Thursday, 14 May 2020

Farmoor Reservoir re-opens Today 13th May 2020

Farmoor Reservoir has been off limits to the public for three weeks now because of the lurking menace of the Corona virus. Regular birders to Farmoor, such as myself, have had to resort to peering over the perimeter fence where possible to get a glimpse of any migrant birds that might be visiting the reservoir but it has been far from satisfactory and not a little frustrating.

On Sunday last, came notification from the Government of a partial lifting of the so called lockdown, to take effect today, Wednesday. This prompted Thames Water  to open up Farmoor Reservoir once again to the public, from 10am to 7pm every day henceforth. So I joined a small queue of cars waiting at the entrance gate this morning and at 10am we were allowed in and were free once more to wander the concrete shores of Oxfordshire's largest reservoir.

Today was cold, made so by a blustery northeasterly wind and  to be only slightly ameliorated when the sun periodically shone through the clouds but nothing could dampen my spirits as I enjoyed my regained freedom of movement. It was good to be back at the reservoir and especially, as contrary to my expectations, there were surprisingly few people taking advantage of the reservoir being re-opened, and most of those were fishermen. I was eagerly looking forward to walking the central causeway as this had been mostly unobservable from the perimeter fence during lockdown, which was totally frustrating as this is the very place where most migrant waders will stop to  rest and feed.

Much of the migration season has passed during the period of the lockdown but there is still ample time for migrant waders to visit the reservoir but today there were just the two waders to welcome my return. They were Dunlin, a common wader, perhaps our commonest and seen in their thousands during the winter on our coastal shores.However there was delight in the fact these two were in their very smart breeding plumage. What is there not to like about this petite wader when dressed in summer plumage? I am used to seeing them in their drab grey and white winter plumage so their rapid transformation to this dapper smart appearance is both welcome and truly remarkable. Their crown becomes chestnut as does the mantle and scapulars, the latter with black centres creating a pleasing symmetrical patterning on their upperparts. The neck and breast are white with pinstripe lines of black running down to a large square black patch on the belly, as if the bird has been  stained by ink or mud. The medium length, slightly downcurved bill, legs and feet are similarly black. This time of the year brings the only opportunity to see them at their best, here in Oxfordshire as they transit middle England on the way to far distant northern latitudes.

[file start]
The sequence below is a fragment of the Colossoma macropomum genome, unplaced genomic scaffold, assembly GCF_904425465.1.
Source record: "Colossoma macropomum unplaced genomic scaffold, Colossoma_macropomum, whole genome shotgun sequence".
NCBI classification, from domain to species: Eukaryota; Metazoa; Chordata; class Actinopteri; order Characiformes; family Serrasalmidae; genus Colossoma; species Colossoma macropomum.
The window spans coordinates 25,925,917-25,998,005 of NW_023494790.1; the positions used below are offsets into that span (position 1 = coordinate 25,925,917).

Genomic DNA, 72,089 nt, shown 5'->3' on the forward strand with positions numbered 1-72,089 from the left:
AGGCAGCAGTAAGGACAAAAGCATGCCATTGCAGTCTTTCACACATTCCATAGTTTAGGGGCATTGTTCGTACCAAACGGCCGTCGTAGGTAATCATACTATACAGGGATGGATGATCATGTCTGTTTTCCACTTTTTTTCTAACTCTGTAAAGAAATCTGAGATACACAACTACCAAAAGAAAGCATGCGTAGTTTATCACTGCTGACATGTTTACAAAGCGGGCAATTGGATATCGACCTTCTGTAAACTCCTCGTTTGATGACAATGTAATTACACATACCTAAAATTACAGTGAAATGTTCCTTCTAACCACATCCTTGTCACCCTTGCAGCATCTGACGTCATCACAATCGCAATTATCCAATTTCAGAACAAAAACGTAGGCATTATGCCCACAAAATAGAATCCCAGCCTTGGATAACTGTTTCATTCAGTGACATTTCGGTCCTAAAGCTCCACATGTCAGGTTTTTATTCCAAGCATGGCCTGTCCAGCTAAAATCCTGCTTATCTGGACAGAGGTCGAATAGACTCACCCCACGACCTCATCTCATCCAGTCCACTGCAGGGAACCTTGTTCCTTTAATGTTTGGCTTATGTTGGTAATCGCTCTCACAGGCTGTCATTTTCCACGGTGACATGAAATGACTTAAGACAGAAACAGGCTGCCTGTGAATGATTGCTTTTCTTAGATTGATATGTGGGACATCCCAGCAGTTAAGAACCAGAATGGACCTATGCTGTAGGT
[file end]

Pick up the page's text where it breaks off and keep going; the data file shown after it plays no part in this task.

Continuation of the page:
As is often the case with visiting waders these two were incredibly confiding and allowed me to approach and admire them at very close range and it quite made my day after the comparatively barren birding of the last few weeks. 

I sat quietly in their company and thanked my stars that so far myself, my family and loved ones were safe and well and I was once again properly birding. I could ask for no more in these troubling times.

There was little else around on the reservoir but that really did not matter today, as almost lightheaded with relief I wandered freely around the reservoir, happy to freewheel in body and mind. Even the raucous cantankerous and ever present Greylags were bearable today!

Greylag Goose
Up to two hundred Common Swifts were flying low over the reservoir, their dark sooty brown bodies, flickering wings and crossbow profile unmistakeable and I enjoyed watching these aerial supremacists flying no more than a few feet above the causeway, supremely confident in their high speed flight and quicksilver reactions. They hurtled past, only feet from me, as they criss crossed the causeway. Many were flying in twos, presumably already having formed a pair and I liked to think that maybe some are nesting in Oxford in the famous tower of the Oxford Museum of Natural History or possibly nearby houses  in surrounding villages. Others may have further to go yet. It was good to see so many and with their arrival one feels that summer is truly on the way. I recalled Ted Hughes famous poem Swifts. The poem is too long to include here but the following lines from it seem particularly appropriate at this time.

They've made it again,